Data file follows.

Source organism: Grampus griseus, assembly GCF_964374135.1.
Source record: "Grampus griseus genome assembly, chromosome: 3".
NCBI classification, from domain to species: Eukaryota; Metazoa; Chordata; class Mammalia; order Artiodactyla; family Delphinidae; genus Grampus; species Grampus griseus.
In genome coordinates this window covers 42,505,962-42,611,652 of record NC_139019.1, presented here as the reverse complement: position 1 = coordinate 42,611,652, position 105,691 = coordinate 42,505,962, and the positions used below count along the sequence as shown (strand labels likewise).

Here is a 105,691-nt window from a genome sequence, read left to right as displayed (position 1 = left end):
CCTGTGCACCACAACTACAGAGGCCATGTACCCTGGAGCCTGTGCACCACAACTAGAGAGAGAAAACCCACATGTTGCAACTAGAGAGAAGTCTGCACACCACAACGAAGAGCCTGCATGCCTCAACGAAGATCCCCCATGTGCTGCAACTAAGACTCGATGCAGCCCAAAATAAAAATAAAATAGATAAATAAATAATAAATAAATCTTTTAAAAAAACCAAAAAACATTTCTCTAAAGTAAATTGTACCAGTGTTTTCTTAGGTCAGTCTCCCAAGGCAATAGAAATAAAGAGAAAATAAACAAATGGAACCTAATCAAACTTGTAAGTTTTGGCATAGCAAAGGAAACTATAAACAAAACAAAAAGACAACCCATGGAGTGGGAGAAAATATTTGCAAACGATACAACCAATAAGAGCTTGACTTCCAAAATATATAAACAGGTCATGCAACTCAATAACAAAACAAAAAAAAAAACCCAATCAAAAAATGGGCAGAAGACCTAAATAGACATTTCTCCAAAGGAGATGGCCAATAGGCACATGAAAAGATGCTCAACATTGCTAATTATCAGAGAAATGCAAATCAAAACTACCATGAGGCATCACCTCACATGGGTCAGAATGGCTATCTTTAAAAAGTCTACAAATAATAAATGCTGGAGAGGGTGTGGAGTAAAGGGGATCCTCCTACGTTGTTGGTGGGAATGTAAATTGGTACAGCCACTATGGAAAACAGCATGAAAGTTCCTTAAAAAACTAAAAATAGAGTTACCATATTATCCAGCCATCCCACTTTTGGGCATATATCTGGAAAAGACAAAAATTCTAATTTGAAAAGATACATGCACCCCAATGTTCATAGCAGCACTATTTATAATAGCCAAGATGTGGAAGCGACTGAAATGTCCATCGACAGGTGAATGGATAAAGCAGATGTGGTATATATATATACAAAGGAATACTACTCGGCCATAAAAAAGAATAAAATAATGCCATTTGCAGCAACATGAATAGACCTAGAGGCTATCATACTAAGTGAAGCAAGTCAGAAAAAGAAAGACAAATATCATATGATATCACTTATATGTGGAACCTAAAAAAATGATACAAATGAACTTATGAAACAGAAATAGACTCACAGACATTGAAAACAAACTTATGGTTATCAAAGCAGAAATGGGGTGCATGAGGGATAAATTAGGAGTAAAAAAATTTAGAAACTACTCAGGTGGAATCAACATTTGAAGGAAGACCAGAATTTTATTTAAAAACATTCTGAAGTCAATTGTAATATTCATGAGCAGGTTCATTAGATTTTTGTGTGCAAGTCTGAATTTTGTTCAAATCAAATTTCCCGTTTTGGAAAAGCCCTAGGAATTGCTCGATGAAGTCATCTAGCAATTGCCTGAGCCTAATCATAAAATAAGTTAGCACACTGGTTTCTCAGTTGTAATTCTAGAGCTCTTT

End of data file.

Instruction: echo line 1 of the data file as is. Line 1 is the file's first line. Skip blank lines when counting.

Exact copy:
Source organism: Grampus griseus, assembly GCF_964374135.1.